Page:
NEW YORK—Paula Cooper Gallery is pleased to present Still Life & Kicking, a group show curated by Dodie Kazanjian for Vogue. The exhibition will be on view at 534 West 21st Street from May 10 through June 8, 2007.
Motivated by an interest in how contemporary artists might challenge, subvert or recast traditional still life, Kazanjian has chosen to exhibit works by 14 artists from Europe and the United States. Many of the still lifes were commissioned by Vogue and photographed for the magazine’s June issue.
The participating artists are: John Baldessari, Maurizio Cattelan, John Chamberlain, Paul Chan, Chuck Close, George Condo, Rachel Harrison, Sherrie Levine, Elizabeth Peyton, Pipilotti Rist, Hannah van Bart, Dan Walsh, Lawrence Weiner, and Franz West.
The term “still life” usually denotes painted arrangements of inanimate objects such as fruit and flowers, books or musical instruments. The genre flourished in 17th century Europe, particularly in the Netherlands, where a newly formed middle class was beginning to replace the Church and the aristocracy as principal patrons of the arts. Free of the weight of class and religion, artists were free to pursue more naturalistic styles independent of prescribed imagery. Thus was born a symbolic language to critique the emerging bourgeoisie’s materialism and other middle-class concerns.
Artistic training soon became formalized in the academy, which in turn favored hierarchically based subject matter, which eclipsed popular genre painting. Genre painting regained popularity with the rise of Impressionism and Post-impressionism, and the fiercely anti-academic work of artists such as Courbet and Van Gogh. For Cézanne in particular, the still life became an ideal vehicle for experiments with spatial organization of shapes, anticipating the development of Cubism.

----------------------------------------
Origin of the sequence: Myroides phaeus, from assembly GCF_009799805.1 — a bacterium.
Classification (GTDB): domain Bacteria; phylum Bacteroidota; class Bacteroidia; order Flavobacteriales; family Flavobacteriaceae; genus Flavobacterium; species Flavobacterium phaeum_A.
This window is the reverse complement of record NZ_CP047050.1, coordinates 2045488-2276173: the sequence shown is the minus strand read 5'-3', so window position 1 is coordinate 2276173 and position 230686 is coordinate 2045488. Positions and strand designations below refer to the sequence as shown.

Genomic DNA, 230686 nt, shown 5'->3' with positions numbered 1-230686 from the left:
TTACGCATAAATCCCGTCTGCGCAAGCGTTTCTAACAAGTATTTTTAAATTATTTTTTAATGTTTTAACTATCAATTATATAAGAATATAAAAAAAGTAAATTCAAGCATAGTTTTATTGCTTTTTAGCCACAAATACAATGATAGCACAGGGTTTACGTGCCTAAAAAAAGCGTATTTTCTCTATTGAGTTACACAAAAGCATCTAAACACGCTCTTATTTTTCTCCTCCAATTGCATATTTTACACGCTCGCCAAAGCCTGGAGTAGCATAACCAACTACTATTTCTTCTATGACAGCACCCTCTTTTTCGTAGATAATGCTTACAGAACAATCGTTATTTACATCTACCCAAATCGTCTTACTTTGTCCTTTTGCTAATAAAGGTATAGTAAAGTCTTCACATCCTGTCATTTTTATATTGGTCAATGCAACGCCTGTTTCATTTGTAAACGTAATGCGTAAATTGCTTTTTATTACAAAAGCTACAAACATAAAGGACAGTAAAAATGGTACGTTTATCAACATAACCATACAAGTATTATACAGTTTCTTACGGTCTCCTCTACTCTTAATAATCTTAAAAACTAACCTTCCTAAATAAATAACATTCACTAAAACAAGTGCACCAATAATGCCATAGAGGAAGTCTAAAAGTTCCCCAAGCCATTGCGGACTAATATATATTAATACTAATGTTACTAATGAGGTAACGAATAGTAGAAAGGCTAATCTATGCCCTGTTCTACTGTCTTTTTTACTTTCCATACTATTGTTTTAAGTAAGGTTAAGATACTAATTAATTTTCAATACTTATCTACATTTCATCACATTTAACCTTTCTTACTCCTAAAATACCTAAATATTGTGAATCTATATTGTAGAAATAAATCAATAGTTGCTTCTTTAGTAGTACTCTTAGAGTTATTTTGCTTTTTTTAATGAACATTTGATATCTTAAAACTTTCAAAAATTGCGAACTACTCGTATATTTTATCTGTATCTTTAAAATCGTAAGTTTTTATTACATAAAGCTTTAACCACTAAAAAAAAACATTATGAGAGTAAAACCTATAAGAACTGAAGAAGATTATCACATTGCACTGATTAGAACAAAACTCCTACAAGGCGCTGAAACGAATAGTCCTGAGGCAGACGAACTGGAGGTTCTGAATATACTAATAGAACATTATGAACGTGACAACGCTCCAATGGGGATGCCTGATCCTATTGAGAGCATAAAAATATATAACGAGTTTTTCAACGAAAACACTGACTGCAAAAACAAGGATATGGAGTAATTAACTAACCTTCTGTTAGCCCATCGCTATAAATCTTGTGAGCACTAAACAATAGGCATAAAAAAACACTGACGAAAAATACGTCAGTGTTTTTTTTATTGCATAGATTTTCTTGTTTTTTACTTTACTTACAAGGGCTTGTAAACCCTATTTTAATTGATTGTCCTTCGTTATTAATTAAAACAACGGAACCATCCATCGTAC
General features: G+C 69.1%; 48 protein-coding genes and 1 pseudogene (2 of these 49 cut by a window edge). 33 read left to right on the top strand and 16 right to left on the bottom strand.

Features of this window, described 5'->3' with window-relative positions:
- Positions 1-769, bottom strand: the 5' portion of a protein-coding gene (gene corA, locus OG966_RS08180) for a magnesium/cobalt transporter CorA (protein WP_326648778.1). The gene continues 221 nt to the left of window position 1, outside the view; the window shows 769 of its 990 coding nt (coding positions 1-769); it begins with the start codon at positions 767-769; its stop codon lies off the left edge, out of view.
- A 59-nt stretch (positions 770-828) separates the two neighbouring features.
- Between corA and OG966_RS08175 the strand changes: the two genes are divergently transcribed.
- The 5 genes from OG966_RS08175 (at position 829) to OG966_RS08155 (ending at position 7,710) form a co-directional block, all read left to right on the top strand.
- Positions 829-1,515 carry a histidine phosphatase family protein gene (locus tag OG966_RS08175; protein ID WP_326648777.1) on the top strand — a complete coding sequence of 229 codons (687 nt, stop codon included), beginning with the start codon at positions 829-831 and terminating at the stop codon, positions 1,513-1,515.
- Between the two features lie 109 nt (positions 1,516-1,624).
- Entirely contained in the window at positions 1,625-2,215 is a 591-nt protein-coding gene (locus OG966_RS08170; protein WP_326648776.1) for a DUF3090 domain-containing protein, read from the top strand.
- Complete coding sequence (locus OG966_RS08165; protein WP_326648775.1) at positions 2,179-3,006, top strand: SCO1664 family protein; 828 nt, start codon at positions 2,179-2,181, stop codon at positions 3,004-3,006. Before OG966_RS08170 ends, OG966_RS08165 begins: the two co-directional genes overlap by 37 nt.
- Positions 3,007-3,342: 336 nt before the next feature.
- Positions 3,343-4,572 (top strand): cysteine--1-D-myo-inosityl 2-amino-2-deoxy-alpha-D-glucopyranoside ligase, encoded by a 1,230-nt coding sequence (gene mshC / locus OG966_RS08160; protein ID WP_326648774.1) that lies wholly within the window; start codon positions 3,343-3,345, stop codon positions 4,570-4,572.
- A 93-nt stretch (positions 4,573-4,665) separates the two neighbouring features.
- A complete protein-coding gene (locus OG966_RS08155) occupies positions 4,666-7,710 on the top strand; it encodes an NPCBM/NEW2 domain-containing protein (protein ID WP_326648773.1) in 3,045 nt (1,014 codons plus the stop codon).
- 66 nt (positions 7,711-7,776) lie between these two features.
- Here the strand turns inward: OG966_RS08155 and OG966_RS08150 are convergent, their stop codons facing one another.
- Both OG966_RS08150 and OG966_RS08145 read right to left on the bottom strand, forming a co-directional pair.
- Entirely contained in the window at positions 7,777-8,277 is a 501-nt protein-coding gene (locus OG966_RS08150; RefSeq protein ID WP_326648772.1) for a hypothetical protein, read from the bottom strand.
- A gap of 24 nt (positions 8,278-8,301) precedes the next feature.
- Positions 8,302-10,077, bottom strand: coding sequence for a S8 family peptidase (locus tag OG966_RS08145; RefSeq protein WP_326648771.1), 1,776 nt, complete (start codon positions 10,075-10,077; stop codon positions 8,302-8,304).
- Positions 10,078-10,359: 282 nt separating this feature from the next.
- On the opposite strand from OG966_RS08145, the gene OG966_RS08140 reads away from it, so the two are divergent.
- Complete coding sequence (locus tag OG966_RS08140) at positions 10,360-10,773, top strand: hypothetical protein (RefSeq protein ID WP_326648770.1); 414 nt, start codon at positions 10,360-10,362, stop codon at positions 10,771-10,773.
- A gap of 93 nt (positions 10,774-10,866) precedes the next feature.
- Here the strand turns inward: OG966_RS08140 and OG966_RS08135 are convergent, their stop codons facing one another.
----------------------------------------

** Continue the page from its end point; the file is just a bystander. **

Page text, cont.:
In the United States, the still life tradition gained ground in the early 1800s, and by the 20th century Stuart Davis, Marsden Hartley, and Georgia O’ Keefe, among others, revealed the impact of European Modernism in their interpretations of genre painting. Major photographers of the 20th century, including Man Ray and Edward Weston also reinvigorated the genre. Pop artists Andy Warhol, Roy Lichtenstein, Wayne Thiebaud and Tom Wesselman offered diverse styles of the still life while also celebrating the ironies of our consumer culture. With boundaries greatly expanded, the still life continues to inspire contemporary artists and allow each of us to appreciate the everyday objects that surround us.
Vogue’s Editor at Large and the Director of Gallery Met at the Metropolitan Opera, Dodie Kazanjian lives and works in New York. Still Life & Kicking is the third gallery exhibition organized by Kazanjian for Vogue. In 2003, Deitch Projects inaugurated their SoHo space with Self Portraits: A Vogue Portfolio and Mitchell-Innes & Nash exhibited Nudes in Vogue in their Chelsea gallery in 2005.
For more information, please contact the gallery: (212) 255-1105 or